Sacred-Texts Native American Inuit
Index Previous Next

123. ANGAKORSIAK WAS VERY PROUD OF HIS ANGAKOK WISDOM, and always roamed about seeking opportunities of emulating other angakut. When he happened to surpass them, he used to mock and ridicule them in a most overbearing manner. Once he visited an angakok far up north, and challenged him to a match, at which, in broad daylight, they were to contend in working the wonders of their art before an assembly. Angakorsiak began his performance by cutting off his arm near the shoulder, inserting it again and drinking the blood from the wound; after which he p. 460 swallowed an arrow-point and made it appear again, opened his stomach with a knife, and so on. When he had finished, the other angakok repeated the same feats with the utmost perfection, and then remarked, "Well, what we have yet done amounts to nothing; but I should now like to try a kayak-race with thee." They went down in their kayaks, and the angakok of the place, taking his way to an island, threw his harpoon at a rock with such force as to make it enter the stone and blood to spring from it. Angakorsiak on trying this entirely failed, his harpoon being broken and lost. On their way back to the shore he bent down his head from shame, capsized his kayak, and sank. But directly afterwards a reindeer emerged from the water, and ran up on the beach. Shame having thus transformed him into a reindeer, he afterwards turned a man again, and hastened away, resolved to give up all kind of emulation in future.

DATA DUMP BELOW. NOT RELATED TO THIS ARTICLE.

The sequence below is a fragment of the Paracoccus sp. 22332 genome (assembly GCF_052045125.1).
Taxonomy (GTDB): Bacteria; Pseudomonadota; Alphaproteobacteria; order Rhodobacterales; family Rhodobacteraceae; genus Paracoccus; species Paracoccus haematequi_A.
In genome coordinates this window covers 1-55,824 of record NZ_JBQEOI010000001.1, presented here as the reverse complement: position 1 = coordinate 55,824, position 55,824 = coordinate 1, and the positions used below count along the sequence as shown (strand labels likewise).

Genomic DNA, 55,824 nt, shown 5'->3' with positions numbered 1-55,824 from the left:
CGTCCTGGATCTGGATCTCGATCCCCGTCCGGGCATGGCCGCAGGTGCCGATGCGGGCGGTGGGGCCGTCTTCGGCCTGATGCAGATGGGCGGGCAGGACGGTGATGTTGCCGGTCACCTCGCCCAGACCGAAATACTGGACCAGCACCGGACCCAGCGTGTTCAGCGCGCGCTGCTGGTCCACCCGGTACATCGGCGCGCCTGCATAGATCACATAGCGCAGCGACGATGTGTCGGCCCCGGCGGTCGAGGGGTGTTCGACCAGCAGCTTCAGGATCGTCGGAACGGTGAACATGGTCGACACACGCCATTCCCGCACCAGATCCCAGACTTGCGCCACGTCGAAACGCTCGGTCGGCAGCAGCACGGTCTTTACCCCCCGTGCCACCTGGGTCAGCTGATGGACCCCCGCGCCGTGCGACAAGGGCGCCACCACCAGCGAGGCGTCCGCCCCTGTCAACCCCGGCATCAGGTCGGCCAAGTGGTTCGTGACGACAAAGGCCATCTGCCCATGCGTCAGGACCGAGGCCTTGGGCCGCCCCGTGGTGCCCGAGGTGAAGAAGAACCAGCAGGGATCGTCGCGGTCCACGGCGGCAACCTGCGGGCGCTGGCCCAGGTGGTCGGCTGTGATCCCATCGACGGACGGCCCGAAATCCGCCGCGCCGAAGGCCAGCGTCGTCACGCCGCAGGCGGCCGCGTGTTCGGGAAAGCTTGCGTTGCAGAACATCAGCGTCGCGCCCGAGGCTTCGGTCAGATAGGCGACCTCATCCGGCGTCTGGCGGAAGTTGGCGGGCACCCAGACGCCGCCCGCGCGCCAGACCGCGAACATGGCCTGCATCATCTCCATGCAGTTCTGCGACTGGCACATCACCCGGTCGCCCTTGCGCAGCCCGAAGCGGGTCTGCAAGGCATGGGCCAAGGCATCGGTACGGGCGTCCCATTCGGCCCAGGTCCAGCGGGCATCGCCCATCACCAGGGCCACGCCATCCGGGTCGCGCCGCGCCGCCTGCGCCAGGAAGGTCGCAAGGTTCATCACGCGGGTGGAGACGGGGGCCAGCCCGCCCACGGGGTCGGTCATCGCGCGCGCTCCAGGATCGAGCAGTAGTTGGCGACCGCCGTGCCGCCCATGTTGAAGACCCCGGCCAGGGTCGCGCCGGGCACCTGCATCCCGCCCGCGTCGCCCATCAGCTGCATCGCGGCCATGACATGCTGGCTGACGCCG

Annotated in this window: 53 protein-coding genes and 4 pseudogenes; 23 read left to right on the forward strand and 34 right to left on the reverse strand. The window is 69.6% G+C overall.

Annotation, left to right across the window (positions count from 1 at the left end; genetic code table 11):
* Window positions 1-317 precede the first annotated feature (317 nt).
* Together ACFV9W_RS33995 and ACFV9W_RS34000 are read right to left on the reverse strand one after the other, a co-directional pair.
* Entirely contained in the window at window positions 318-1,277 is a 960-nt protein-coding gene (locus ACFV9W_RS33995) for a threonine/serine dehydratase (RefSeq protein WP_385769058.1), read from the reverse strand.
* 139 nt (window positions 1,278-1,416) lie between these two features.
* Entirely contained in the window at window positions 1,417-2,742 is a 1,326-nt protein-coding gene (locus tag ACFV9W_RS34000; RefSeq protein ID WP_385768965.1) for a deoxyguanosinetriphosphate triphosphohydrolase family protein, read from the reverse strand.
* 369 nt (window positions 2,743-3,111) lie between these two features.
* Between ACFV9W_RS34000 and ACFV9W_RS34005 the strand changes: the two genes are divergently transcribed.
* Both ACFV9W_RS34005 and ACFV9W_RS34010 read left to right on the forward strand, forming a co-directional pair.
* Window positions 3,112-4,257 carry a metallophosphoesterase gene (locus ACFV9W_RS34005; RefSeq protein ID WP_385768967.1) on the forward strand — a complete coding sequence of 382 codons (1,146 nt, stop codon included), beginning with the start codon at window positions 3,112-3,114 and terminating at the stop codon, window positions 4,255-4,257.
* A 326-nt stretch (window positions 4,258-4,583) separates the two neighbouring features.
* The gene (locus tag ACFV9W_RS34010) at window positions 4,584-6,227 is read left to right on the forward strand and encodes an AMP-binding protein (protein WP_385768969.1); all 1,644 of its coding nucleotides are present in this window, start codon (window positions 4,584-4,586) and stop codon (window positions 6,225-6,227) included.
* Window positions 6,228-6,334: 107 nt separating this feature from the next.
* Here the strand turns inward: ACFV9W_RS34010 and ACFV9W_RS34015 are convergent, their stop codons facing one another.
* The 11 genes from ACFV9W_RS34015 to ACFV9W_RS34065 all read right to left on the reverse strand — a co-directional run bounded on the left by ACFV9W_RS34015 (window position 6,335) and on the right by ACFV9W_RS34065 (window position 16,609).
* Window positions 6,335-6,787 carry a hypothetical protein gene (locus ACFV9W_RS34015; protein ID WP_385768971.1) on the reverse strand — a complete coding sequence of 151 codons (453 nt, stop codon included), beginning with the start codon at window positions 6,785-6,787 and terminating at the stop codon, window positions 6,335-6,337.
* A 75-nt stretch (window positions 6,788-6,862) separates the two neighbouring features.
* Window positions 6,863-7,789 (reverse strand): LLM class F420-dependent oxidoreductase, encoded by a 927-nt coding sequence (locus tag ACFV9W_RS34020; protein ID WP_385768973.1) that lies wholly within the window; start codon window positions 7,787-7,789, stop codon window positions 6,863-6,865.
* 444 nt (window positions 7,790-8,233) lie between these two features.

NOTE.— Of this tale several variants exist, the traditions about the deeds of angakut, on the whole, being numerous.